Rev up the Bible Belt paranoia. Cue the jokes about a gay player from Hitchcock, Texas and label them the Brokeback Mountain Cowboys. And get ready for the most scrutinized player and best-selling jersey in the history of NFL practice squads.
But if you actually think – rather than merely knee-jerk – there’s a method and a mind-set to the Cowboys’ madness of signing openly gay pass-rusher Michael Sam.
1. The defense needs playmakers.
2. Jerry Jones always seeks publicity.
If Sam passes his physical today at Valley Ranch he’ll take a place on the Cowboys’ 10-man practice squad. For a guy that will practice but not play on Sundays, won’t even travel to road games and make a mere $107,000 for the season, he’ll generate lots of headlines, merchandise sales and, yes, venom.
After Tuesday’s news I retweeted a column I wrote for the Blue Star Blog back in February in which I feared that Cowboys fans weren’t ready for an openly gay player. Within minutes, I had a man respond that he doesn’t want that “Tinkerbell” on his team.
Jones doesn’t have Johnny Manziel to market or a Super Bowl contending team to boast, but he does have a newsmaker in Sam.
But he does he have a legit football player?
The Cowboys were dismissive of Sam before the NFL Draft. He was a “’tweener” they said, not big enough to be a defensive end but not fast enough to be an outside linebacker. They had several chances to draft him, but instead took similar players DeMarcus Lawrence, Anthony Hitchens and Ben Gardner.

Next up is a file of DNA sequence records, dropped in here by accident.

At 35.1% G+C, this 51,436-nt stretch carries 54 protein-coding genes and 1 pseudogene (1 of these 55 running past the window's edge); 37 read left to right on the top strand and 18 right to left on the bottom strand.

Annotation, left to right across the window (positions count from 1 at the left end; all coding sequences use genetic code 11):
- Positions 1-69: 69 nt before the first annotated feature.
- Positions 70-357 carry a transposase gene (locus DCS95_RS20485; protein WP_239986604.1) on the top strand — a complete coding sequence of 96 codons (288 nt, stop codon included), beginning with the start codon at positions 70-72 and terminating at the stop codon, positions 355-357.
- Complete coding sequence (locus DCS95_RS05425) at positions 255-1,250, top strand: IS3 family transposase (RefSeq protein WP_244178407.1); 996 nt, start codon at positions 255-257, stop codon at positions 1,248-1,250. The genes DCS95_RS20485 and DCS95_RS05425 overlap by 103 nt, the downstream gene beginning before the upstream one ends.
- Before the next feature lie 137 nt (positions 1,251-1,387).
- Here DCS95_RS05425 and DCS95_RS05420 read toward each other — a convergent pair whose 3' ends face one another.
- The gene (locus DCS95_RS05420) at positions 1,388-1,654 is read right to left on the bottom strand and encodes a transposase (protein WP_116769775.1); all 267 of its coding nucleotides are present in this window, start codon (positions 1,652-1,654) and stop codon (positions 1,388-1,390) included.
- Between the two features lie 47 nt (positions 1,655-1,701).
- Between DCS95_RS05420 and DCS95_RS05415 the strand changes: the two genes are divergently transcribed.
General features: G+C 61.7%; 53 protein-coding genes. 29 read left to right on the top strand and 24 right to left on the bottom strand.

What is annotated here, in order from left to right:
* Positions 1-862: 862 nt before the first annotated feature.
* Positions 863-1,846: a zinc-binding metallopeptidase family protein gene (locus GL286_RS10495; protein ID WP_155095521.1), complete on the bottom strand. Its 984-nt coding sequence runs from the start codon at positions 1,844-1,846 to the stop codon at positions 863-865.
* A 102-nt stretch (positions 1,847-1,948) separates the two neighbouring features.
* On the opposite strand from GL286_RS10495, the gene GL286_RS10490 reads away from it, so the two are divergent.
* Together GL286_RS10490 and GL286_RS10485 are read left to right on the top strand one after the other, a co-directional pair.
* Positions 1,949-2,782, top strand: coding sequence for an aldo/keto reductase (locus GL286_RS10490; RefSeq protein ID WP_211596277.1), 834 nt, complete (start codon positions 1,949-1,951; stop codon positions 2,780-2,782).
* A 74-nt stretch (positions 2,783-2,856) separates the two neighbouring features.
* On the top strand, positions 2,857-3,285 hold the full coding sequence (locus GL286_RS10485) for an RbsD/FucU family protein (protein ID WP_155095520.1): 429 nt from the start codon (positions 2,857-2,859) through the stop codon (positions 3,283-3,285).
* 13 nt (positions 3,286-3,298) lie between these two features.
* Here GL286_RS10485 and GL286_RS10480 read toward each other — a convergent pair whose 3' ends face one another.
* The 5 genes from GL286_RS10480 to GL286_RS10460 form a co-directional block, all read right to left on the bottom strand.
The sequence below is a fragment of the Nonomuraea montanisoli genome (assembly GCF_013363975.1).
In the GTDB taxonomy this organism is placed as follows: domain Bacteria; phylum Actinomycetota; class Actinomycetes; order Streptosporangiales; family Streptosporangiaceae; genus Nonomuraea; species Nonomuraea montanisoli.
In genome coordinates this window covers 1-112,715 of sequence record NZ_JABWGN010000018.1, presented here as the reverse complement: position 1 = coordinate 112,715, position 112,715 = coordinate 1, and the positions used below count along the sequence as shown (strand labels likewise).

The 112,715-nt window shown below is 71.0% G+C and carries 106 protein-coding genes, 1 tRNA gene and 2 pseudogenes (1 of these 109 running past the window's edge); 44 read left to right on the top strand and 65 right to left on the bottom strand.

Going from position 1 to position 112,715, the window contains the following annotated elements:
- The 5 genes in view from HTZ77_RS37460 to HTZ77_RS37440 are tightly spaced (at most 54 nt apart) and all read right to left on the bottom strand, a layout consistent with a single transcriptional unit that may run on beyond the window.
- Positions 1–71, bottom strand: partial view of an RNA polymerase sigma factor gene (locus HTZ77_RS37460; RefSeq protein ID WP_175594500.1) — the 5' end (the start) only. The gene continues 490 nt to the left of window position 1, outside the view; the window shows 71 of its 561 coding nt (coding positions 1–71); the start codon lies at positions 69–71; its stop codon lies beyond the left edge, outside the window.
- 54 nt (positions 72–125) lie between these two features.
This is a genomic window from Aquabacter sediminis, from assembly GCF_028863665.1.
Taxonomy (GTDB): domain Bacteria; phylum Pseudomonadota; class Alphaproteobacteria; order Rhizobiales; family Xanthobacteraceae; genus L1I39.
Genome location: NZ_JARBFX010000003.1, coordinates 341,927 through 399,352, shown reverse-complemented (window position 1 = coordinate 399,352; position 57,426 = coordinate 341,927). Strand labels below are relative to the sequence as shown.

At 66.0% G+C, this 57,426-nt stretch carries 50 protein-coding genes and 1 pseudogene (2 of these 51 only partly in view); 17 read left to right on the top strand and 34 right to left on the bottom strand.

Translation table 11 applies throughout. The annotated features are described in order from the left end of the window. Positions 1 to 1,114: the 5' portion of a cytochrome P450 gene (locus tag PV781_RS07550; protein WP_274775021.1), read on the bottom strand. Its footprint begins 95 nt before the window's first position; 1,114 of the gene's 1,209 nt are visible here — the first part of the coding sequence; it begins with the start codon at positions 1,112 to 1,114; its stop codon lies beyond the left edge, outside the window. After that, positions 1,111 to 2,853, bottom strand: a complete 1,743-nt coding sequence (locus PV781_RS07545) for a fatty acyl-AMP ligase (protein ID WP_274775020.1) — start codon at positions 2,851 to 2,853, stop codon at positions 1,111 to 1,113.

Said Jones at the time of the 2013 SEC Defensive Player of the Year, “He just didn’t fit for us.”
He fits now, in multiple ways. But mostly because the Cowboys can use all the defensive bodies they can find. Lawrence is sidelined with an injury and Anthony Spencer is slow to recover from knee surgery and it’s a mystery where the Cowboys will find a pass rush.
Whether with his hand on the ground or as a linebacker, Sam has proven he can play. In the preseason with the Rams he produced three sacks. The Cowboys’ entire team had just five.
Perfect for Jones and the Cowboys, the signing of Sam is a football move. And simultaneously a glorious publicity stunt.
A native Texan who was born in Duncanville and graduated from UT-Arlington, Richie Whitt has been a mainstay in the Metroplex media since 1986. He’s held prominent roles on all media platforms including newspaper (Fort Worth Star-Telegram, Dallas Observer), radio (105.3 The Fan) and TV (co-host on TXA 21 and numerous guest appearances, including NBC 5). He currently lives in McKinney with his wife, Sybil, and two very spoiled dogs.